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Whether you’re planning a vacation in Paris or a skydive in the States this summer, we don’t want you counting pennies while you stroll along the Seine or thinking about your savings account as you plummet toward Earth.
Vacations are well-deserved treats and money shouldn’t be a cloud over these precious times away. On the other hand, the “anything goes” spirit that is so intoxicating during a trip can turn a little . . . toxic afterward, when you’re home facing staggering credit card bills.
Follow our tips for staying within your budget on vacation so money concerns don’t interfere with your good times.
Start Planning Early—With A Budget In Mind
The key to optimal vacation spending is—you guessed it—planning and budgeting. About 8% of your total yearly budget can go toward “fun” spending like travel. If you love to travel, you can increase this portion of your budget by cutting other areas. When trip planning, balance your total costs based on 1) where you’re going; 2) how you plan to get there; and 3) what you’ll do once there. For example, while a small island in the Pacific might have really great rates on hotels or restaurants, it might cost a small fortune to fly there—but you’ll save on low-cost beach activities. If you’re on a budget, plan a trip that doesn’t gouge you in all three areas.
(To learn how to find cheap airplane tickets, click here.)
Create A Daily Cash Allowance
After the initial investments of transportation and hotel, set a daily budget for expected food, drink, activities and souvenirs/shopping. Inflate the number by 10% to 15% as a cushion for small emergencies or unforeseen expenses. Vacations are a great time to practice the “cash diet.” Once you arrive at your daily allowance, set aside that amount in separate envelopes for each day and stash the envelopes in the hotel safe. Each day, use only what’s in one envelope. Your credit card can be saved for emergencies.
Read on for more tips on how to save money on your trip.
Foreign money often doesn’t feel like real money—we don’t have the same psychological association with spending it. So you don’t blow through half an envelope on a tip, consider jotting the cost in US dollars on the envelope to keep track. Or just keep looking at the envelope to see how much is left for the day!
Be An Exchange Expert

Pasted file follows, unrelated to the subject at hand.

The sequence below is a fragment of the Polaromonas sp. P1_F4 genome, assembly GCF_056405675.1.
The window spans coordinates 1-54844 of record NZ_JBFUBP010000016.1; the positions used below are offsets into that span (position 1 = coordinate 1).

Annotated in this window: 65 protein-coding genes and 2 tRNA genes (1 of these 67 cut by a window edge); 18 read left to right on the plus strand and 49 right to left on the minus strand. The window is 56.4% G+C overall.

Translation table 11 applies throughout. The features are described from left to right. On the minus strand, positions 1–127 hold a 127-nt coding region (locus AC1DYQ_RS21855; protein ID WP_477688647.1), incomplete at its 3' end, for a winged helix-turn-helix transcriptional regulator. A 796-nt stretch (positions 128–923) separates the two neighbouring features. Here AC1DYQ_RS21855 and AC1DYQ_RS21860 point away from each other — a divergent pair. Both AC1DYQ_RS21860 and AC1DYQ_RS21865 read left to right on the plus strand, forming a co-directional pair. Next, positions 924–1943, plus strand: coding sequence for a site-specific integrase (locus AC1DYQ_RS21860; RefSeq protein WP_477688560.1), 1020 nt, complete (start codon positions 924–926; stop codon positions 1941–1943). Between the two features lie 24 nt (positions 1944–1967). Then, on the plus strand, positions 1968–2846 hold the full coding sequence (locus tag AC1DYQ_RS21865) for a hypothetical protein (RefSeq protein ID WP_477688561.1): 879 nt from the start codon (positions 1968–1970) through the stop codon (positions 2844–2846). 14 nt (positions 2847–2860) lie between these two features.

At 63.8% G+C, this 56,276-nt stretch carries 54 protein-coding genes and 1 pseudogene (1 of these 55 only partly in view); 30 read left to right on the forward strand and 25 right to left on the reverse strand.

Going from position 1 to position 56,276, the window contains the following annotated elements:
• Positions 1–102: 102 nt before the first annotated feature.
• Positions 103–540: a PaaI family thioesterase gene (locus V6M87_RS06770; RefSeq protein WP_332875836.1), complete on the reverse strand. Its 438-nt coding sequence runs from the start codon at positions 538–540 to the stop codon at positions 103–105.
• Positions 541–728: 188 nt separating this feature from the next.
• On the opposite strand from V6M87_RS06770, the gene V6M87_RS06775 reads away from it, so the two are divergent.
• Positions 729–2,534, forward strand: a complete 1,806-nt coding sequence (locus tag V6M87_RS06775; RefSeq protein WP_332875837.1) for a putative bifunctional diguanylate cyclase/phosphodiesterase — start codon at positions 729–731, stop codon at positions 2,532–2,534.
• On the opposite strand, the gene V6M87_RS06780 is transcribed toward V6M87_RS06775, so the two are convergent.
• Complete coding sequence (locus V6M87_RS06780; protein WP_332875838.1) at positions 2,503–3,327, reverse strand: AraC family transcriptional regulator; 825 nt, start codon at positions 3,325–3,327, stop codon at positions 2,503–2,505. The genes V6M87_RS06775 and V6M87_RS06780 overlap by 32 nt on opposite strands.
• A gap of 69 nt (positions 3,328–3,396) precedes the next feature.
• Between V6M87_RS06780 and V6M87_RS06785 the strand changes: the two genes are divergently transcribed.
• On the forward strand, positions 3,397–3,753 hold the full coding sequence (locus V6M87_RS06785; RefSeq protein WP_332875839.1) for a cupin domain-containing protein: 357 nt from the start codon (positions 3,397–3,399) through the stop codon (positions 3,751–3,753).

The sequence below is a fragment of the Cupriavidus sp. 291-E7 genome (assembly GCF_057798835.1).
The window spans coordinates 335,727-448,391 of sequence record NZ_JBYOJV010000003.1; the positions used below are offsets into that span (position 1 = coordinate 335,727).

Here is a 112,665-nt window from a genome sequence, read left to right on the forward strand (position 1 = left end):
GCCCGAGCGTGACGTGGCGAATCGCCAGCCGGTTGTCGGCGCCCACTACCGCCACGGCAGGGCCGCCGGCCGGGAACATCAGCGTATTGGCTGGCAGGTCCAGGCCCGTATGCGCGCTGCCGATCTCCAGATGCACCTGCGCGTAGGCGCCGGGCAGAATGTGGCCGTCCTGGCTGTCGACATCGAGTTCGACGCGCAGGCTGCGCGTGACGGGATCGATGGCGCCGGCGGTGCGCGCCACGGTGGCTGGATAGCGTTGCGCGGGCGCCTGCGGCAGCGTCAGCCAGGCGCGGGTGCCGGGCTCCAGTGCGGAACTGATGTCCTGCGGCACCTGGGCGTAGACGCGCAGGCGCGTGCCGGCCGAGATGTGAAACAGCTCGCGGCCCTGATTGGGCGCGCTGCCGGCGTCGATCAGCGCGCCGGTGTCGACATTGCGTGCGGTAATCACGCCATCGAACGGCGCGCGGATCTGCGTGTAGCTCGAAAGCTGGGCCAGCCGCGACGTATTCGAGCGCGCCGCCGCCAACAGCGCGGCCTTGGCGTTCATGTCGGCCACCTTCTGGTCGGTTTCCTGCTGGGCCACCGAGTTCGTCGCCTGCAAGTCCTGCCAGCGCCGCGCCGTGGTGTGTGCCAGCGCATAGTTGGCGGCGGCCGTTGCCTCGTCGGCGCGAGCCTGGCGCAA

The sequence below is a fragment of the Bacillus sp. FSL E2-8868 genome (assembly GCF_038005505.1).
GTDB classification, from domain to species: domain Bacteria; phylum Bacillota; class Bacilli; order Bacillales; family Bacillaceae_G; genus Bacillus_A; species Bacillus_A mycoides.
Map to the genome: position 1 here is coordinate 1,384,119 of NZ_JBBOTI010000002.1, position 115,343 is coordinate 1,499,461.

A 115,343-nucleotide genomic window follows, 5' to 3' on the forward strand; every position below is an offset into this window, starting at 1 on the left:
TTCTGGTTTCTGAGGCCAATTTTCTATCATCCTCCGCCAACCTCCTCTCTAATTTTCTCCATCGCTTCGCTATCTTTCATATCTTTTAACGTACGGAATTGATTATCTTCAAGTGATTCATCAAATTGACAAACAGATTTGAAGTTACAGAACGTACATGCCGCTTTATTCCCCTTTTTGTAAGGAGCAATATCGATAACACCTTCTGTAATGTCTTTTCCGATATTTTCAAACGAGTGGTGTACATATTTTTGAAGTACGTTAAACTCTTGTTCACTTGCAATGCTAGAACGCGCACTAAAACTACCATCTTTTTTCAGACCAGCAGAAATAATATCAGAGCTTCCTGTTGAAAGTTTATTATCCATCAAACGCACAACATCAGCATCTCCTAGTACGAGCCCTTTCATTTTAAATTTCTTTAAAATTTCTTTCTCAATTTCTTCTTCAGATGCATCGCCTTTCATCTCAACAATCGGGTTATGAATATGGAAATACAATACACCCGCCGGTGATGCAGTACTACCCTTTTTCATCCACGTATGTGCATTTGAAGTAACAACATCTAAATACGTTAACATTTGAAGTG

You’ll get the best exchange rate at your destination (not at home), and usually at a bank ATM. Foreign banks will have lower exchange rates than commercial exchange counters. Exchange the total amount of money you can spend based on your budget. Call your bank and credit cards ahead of time to find out their foreign transaction fees—some charge, some don’t. You’ll definitely want to know this ahead of time so you’re not racking up fees at the ATM every day or incurring extra charges every time you swipe. Credit card companies will also freeze your card if you don’t tell them ahead of time you’re heading to another country, or even to a different state (they’ll think someone has stolen your card). A courtesy call to your credit card company will save you from embarrassment in the gift shop.
Don’t Play Santa (But Don’t Be Scrooge, Either)
It’s tempting to pick up souvenirs for friends and family every time you pass a store. But while we’re all for gift giving, there’s no need to return from Italy with four leather bags for your mom, or a candle and a bracelet and a bar of soap for your best friend. Before leaving, make a list of people to buy gifts for and how much you want to spend on each person. When you hit a nice shop where you can knock several gifts off your list, buy in bulk and negotiate a discount. Shop with your budget in mind—don’t pick up cheap tchotchkes whenever you see them. And speaking of . . .
How Many Snow Globes Do You Really Need?
When going on vacation, you want to make your memories last. But before buying that miniature Eiffel Tower, think about whether the “souvenir” in question fits into your lifestyle or home décor. Snag items that work seamlessly with your lifestyle, like a fair-trade clutch from South America or a jar of pineapple jam from Hawaii—that way, vacation memories become a part of your everyday life instead of relegated to a dusty mantle display. Plan your year’s budget with your vacation in mind—if you know you can get an inexpensive silk scarf in Vietnam when you head there later this year, don’t buy one stateside, where it will be more expensive. Also, consider buying less stuff but taking a lot of photos you can later frame or keep on your phone or computer screen.
Eat Like A Local
Hotel restaurants can often be much pricier than restaurants in the surrounding area. If you can’t afford to spend $30 each morning on the breakfast buffet, ask for recommendations for inexpensive cafes or sandwich shops nearby. Street food is another inexpensive option and is a great way to try authentic local cuisine. You can also save on breakfast, lunch and snacks—and experience local color—by buying fresh produce at local markets.
Leave Room For More
Leave room in your suitcase for items you may want to bring back so you don’t have to buy another luggage piece on your trip or get slapped with additional baggage fees. If you’re allowed to carry on or check another bag, consider bringing a fold-up tote bag and packing it in your suitcase to accommodate extra items.